1. Be yourself. Hairstylists are individuals; they are not only allowed, but encouraged, to show off their individuality in the workplace. From blue hair to dreadlocks, bare midriffs to button-downs, you can find it all at most salons. And hairdressers can be themselves in their conversations with clients, too. In your own work, it doesn't need to be blue hair. But you do need to be able to share your personality, thoughts and feelings openly with those around you. If you sacrifice this because you're in a corporate environment where you think it would be frowned upon, you may succeed in climbing that company's ladder -- but probably at the expense of your happiness.

2. Be creative. Hairdressing is a creative job. New styles are emerging all the time, and hairdressers have the opportunity to learn them and create their own variations for clients. They also get clients who plop down in the styling chair and announce: "I'm bored -- I want to try something completely different!" Wouldn't it be great if you could plop down in your chair at your next staff meeting and say the same thing? All of us need some outlet for creativity in our work -- and companies that encourage and reward this creativity, rather than insisting on hierarchy and conformity, tend to have the happiest employees. Ultimately, however, your happiness is in your hands, not your employer's. You can almost always find ways to contribute new ideas if you try hard enough.

3. Set short-term goals. Hairstylists coiffure several clients a day; usually, the client departs with a smile and a thank you. Mission accomplished. In a corporate setting, it's not that easy. We often work on long-term projects where we might not get the satisfaction of completion for weeks or months. But if you make a point to set daily or short-term goals for yourself and accomplish them along the way, you'll feel better about your work. If you're in an office environment where such incremental achievements are acknowledged by bosses and co-workers, that's even better.

4. Be social. Being a barber or stylist is a social profession. Hairdressers spend all day chatting with their co-workers and clients. Studies show the opportunity to talk and listen to others reduces work stress, in addition to building a sense of belonging. The lesson here: Don't spend all day in front of your PC with your office door shut. Don't be lazy and communicate with colleagues exclusively by e-mail, either; it may seem faster and less of a hassle, but ultimately you may begin to feel isolated. Get up and talk to people -- and listen to them, too.

5. Form relationships. A hairdresser's clients can be very loyal, trusting their hairstyle to one person for years. Barbers and stylists pride themselves on their ability to retain their clients -- even as they move from salon to salon over the course of their careers. These bonds can become highly personal and meaningful, as stylists and clients share the intimate details of their lives over time. In the business world, too many people are afraid to form real, honest friendships -- either with their colleagues or their clients. "What if I have to fire him someday?" an exec might argue. "What if I tell her something that she uses against me when we are vying for the same promotion?" a young worker might say. "What if I want to seem tough and no-nonsense at work, because I think that will get me ahead?" an aspiring muckety-muck might explain. Here's my answer: If you are a different person in your work relationships than you are in your non-work relationships, you can never be truly happy at work. It's your choice.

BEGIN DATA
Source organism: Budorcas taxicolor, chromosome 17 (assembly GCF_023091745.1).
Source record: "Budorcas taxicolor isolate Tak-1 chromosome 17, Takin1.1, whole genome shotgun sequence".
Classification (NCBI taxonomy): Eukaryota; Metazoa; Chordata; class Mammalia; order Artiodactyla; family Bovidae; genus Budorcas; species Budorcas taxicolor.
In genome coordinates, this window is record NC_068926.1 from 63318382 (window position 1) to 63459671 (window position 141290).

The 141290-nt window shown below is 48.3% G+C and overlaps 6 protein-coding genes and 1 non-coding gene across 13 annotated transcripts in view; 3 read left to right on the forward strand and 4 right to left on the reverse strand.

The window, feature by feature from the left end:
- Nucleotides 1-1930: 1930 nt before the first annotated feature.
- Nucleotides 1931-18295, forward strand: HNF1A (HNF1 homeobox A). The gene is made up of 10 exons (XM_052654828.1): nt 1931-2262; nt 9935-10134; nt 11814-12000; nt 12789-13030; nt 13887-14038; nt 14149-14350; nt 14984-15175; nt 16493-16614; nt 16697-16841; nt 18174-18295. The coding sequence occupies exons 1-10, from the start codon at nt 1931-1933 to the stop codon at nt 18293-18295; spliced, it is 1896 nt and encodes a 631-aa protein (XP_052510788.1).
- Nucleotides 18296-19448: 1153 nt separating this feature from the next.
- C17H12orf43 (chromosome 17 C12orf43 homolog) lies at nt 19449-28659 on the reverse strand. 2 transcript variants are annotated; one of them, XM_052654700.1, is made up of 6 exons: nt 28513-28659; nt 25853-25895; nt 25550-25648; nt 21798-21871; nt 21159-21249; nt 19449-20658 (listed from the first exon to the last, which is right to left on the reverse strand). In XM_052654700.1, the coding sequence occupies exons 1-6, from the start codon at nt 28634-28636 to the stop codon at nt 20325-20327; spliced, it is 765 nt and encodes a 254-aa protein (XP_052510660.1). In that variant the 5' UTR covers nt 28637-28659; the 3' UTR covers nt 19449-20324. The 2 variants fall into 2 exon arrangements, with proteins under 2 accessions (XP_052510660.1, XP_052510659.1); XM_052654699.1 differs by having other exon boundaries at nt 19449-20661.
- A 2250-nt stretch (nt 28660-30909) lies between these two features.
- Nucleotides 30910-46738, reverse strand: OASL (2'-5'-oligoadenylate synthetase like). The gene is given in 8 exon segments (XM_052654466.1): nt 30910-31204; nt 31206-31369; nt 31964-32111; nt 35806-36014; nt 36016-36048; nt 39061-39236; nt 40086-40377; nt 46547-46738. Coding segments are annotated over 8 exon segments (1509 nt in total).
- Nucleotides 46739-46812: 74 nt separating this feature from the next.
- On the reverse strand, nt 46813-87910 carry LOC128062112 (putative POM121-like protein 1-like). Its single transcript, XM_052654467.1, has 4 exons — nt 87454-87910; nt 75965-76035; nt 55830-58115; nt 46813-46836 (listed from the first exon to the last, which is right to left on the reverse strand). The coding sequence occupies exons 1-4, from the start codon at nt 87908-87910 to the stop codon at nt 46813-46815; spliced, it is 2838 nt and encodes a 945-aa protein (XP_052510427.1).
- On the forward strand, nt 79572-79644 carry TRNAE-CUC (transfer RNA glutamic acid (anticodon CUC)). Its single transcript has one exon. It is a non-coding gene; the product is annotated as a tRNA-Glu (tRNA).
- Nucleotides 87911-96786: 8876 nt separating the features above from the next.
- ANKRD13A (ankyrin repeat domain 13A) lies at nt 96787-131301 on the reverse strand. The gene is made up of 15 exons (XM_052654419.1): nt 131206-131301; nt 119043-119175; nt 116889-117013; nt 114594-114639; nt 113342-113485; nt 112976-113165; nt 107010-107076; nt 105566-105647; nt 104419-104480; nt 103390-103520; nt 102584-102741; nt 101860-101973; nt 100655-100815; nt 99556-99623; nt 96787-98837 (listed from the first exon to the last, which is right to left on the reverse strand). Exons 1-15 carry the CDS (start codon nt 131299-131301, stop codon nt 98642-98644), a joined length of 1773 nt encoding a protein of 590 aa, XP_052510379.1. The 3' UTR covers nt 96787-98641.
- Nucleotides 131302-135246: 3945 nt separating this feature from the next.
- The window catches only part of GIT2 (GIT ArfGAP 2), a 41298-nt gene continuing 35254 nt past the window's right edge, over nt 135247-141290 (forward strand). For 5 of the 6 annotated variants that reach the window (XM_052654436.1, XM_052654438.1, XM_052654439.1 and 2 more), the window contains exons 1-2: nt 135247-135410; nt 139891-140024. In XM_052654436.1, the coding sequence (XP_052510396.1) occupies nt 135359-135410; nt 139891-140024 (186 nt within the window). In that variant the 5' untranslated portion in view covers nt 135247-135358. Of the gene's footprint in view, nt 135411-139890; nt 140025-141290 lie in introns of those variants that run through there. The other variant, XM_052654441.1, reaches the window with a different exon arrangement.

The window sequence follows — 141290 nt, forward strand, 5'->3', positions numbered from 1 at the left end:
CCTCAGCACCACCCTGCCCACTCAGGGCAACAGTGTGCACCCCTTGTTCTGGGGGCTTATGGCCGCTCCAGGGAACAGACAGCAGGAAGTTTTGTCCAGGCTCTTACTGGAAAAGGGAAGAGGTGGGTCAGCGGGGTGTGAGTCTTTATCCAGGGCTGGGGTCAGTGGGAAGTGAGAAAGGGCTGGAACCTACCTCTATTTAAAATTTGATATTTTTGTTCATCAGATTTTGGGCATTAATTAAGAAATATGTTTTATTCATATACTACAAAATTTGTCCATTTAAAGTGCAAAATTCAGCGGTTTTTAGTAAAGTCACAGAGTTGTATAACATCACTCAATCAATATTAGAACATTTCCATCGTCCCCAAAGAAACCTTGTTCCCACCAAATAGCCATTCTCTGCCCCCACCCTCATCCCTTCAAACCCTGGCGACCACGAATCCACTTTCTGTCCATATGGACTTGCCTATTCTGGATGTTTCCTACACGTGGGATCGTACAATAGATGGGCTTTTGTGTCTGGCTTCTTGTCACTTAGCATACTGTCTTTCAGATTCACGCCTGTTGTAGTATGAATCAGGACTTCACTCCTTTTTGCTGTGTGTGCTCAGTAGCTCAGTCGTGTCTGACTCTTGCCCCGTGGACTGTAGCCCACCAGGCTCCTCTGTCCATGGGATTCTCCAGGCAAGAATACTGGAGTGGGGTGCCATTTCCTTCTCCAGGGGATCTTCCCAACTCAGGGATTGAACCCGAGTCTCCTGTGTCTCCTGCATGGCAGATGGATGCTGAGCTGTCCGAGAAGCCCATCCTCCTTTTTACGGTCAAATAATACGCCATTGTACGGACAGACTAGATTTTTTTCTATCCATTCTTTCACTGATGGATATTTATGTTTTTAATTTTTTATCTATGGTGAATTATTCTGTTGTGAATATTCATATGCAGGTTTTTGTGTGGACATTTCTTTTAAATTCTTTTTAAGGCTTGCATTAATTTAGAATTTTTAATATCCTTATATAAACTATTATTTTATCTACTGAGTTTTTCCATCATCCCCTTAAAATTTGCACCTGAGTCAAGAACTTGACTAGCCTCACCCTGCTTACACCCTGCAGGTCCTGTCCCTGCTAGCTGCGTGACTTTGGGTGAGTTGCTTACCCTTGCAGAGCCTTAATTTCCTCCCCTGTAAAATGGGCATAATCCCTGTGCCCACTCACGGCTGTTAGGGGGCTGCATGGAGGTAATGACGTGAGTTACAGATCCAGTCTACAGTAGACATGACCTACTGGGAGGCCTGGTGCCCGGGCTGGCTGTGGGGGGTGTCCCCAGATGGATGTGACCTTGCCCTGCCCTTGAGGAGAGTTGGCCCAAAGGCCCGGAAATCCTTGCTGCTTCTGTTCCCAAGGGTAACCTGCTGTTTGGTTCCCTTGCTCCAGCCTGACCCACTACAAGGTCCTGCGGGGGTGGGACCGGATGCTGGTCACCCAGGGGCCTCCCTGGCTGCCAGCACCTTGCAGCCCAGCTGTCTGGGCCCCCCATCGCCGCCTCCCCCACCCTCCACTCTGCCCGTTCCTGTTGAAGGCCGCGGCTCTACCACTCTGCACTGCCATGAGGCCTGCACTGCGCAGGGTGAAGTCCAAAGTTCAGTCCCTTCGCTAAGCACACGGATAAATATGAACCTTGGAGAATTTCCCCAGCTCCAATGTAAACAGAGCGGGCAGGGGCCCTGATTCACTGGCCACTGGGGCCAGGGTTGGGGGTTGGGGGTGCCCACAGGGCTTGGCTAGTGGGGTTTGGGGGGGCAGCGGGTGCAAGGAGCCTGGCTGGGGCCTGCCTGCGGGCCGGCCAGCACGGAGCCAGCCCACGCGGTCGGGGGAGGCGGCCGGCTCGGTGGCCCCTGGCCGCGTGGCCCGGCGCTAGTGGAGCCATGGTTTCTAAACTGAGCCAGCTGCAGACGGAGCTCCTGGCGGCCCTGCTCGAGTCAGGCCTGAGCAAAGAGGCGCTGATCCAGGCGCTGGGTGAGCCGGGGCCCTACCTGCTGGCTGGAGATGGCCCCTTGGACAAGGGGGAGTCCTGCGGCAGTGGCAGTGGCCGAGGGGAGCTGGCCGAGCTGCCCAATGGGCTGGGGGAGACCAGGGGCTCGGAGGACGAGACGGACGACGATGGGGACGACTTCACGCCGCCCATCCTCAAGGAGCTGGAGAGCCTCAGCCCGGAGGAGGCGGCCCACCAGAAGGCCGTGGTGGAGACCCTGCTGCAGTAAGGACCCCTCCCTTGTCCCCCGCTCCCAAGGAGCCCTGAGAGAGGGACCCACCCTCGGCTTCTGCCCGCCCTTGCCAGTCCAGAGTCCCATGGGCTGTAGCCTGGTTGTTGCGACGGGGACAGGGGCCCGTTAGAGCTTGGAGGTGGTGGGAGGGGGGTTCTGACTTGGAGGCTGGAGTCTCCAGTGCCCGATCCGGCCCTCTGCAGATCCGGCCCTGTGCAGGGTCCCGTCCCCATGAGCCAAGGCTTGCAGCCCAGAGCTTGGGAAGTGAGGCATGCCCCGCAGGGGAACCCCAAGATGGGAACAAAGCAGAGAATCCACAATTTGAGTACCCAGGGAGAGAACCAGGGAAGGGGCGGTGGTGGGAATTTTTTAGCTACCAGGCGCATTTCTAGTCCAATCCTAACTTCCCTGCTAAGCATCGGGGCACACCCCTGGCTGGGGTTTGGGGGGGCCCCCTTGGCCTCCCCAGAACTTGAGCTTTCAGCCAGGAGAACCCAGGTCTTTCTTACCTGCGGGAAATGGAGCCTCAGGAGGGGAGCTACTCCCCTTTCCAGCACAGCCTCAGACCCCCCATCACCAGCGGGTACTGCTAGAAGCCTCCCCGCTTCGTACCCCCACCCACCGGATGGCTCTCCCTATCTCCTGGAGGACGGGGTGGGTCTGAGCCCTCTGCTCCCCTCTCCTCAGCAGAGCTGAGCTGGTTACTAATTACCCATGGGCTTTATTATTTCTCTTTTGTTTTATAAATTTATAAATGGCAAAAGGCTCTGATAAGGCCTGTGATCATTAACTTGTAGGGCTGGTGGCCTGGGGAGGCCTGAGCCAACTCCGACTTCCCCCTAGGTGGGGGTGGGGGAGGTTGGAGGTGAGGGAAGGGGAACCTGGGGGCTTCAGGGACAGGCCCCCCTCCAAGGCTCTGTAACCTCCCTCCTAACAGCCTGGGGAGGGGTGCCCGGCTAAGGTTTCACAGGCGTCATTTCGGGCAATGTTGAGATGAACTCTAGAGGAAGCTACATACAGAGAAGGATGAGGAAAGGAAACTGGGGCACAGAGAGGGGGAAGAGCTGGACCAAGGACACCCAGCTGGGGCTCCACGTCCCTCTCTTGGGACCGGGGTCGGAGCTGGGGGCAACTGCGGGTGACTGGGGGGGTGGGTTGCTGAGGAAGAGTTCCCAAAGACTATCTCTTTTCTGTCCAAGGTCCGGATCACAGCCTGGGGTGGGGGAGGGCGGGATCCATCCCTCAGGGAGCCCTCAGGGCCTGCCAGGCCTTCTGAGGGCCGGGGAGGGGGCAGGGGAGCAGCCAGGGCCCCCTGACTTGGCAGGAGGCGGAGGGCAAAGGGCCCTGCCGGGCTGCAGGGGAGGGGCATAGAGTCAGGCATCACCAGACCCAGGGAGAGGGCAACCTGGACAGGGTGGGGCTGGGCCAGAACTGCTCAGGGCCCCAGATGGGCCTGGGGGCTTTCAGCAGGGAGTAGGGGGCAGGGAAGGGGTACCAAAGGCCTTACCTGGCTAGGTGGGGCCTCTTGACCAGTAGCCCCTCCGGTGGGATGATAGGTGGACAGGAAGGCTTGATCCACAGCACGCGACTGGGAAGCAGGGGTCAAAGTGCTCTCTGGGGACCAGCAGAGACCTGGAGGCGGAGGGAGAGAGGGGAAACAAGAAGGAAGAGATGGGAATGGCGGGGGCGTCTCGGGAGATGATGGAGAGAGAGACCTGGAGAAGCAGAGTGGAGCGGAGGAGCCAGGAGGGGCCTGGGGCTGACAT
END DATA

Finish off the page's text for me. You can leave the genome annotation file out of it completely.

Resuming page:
6. Take ownership. Even though they generally work for someone else, most hairstylists have a strong sense of ownership in their work. Their success or failure depends directly on how well they serve their clients. In the corporate world, it can be hard to have that sense of ownership. The larger the organization, the more removed employees often feel from their company's accomplishments. The way smart companies combat this is to provide individuals or small departments with specific long-term goals, and to allow them significant leeway in determining how they achieve these goals. And if that isn't enough ownership for you, you can always start your own business.

7. Don't make it about money. If you're a hairdresser not named Jose Eber, you're probably not rich. In fact, you're probably not even close. But you're happy. So, as someone pursuing a career in business, what should we learn here from the hairstylist's example? That's it's time to give up our day jobs and go trekking in the Himalayas, 401(k)s be damned? No. It's still better to have money than not. The lesson is that you should do as well as you can financially -- but only by doing something you enjoy. Once you start making career decisions based on where the dollars are, rather than where your heart is, you've pretty much guaranteed yourself a life of unhappiness at work. [I originally wrote this post for MarketingProfs.]

16 January 2008

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